- WILDLIFE AND
The gray wolf
Gray wolves (Canis lupus) are apex predators found in the Great Lakes Region of the United States and Canada, as well as in the Northern Rocky Mountains and the Greater Yellowstone ecosystem.
In Minnesota, Michigan, and Wisconsin, the gray wolf is referred to as the eastern timber wolf. In the Northern Rockies and Greater Yellowstone ecosystem, the gray wolf is known as the Northern Rocky Mountain wolf. These last packs are likely a mixture of a reintroduced population of Canadian wolves and the remaining “original” wolves (Canis lupus irremotus).
Researchers at Stanford University published a report in 2009 stating that certain modern wolves exhibit characteristics spread from inter-breeding with domestic dogs. The researchers note that the introduction of dog genetics back into wild wolf populations may have occurred as long as 10,000 years ago, from dogs brought by aboriginal immigrants coming from Asia.
Gray wolves in North America can grow as long as 5 feet in length, and stand 3 feet at the shoulder. Weights can vary to 120 pounds, though some Northern individual gray wolves from Canada and Alaska have weighed as much as 179 pounds in the past.
Wolves are adaptive predators, feeding on ungulates (moose, deer, and elk), bison, beaver, rabbits and livestock (horses, cattle, and sheep). Wolves also scavenge available wildlife carrion when discovered.
Wolf populations were depleted uniformly across the United States with the western migrations of hunters and settlers who competed for game, and hunted wolves that preyed upon their livestock. Additional methods of wolf control programs included depredation hunting, trapping, poisoning of carcasses and the termination of wolf pups found in den sites.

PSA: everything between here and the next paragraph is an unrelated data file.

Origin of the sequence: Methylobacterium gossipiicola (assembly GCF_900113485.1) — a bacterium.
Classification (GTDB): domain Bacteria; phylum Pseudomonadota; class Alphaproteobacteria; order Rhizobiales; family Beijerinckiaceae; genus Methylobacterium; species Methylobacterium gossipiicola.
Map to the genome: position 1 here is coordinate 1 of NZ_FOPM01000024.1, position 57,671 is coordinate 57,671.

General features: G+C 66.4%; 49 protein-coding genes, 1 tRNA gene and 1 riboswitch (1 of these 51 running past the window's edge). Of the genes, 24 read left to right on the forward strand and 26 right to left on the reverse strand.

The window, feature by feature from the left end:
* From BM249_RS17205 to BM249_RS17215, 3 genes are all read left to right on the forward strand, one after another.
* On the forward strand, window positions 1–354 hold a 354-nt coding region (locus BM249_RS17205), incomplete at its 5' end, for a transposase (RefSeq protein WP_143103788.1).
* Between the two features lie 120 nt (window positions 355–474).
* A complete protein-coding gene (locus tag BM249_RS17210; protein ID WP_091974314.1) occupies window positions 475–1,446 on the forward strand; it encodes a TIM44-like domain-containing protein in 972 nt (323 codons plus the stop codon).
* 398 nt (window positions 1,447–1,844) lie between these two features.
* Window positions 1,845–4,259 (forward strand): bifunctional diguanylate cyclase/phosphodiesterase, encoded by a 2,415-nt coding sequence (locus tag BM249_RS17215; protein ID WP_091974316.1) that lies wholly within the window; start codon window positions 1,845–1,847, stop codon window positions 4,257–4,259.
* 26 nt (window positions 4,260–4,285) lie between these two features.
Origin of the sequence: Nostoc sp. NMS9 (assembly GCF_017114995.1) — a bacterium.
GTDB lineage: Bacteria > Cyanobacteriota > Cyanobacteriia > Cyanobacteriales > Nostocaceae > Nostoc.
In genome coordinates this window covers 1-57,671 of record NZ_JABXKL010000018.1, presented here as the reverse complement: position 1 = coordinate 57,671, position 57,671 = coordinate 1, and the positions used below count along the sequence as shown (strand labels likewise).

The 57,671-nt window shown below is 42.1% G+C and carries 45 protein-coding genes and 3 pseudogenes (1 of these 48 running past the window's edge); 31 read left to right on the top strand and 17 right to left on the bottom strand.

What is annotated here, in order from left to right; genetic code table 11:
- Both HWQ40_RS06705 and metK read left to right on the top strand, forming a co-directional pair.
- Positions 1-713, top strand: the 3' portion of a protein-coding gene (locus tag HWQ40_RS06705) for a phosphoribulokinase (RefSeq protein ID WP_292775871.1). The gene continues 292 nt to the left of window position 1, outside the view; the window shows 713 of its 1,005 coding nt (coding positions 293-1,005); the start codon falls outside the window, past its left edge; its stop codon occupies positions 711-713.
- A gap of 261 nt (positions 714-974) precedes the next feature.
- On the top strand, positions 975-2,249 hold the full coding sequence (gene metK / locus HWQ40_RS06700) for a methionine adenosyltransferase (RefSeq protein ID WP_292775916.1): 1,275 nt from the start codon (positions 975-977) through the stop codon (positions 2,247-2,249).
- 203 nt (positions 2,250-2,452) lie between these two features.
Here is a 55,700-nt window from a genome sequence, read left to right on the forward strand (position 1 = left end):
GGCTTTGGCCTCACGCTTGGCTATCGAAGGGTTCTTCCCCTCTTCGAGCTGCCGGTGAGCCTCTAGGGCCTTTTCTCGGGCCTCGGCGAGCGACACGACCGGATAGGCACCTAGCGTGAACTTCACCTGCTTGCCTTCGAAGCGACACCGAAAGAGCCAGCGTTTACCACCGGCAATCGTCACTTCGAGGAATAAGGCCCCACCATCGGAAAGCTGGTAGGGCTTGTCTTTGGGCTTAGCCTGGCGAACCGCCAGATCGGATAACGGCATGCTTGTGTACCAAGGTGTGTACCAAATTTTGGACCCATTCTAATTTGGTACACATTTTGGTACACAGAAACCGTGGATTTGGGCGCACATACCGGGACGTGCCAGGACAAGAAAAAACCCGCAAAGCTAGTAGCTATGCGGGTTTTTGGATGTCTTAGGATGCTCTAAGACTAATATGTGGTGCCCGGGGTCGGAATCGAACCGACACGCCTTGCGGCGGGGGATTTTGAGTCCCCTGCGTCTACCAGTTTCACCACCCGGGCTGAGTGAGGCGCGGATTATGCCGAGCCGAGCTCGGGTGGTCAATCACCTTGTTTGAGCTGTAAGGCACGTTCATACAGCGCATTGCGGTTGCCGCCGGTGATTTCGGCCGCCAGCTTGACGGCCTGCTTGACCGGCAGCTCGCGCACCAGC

Northern Rocky Mountain gray wolves were listed as endangered under the Endangered Species Act (ESA) on June 4, 1973. Due to a debate regarding taxonomical classifications, all species of wolves in the lower 48 states, save those in Minnesota, were classified as endangered on March 8, 1978. Wolves in Minnesota were listed as threatened, due to the size of the remnant population in the state. With the federal listing, wolf management by state level programs came under the purview of the U.S. Fish and Wildlife Service and the U. S. Department of Agriculture, the Animal and Plant Health Inspection Service and the Wolf Damage Management Program.
The Animal and Plant Health Inspection Service monitors and controls wolves demonstrated to have killed livestock. Since listing under the ESA, the majority of wolf mortalities from human interaction are due to management control efforts, though a number of illegal mortalities are also recorded by U.S. Fish and Wildlife’s Office of Law Enforcement.
After notice and public comment meetings, gray wolf reintroduction was established on November 22, 1994. Wolves were to be reintroduced in a remote area of Idaho, as well as Yellowstone National Park, under the ESA, Section 10(j) nonessential/experimental categorization.
The original plan called for 30 Canadian gray wolves to be introduced separately from an area where breeding and interaction with “native” Rocky Mountain gray wolves were not known to be occurring.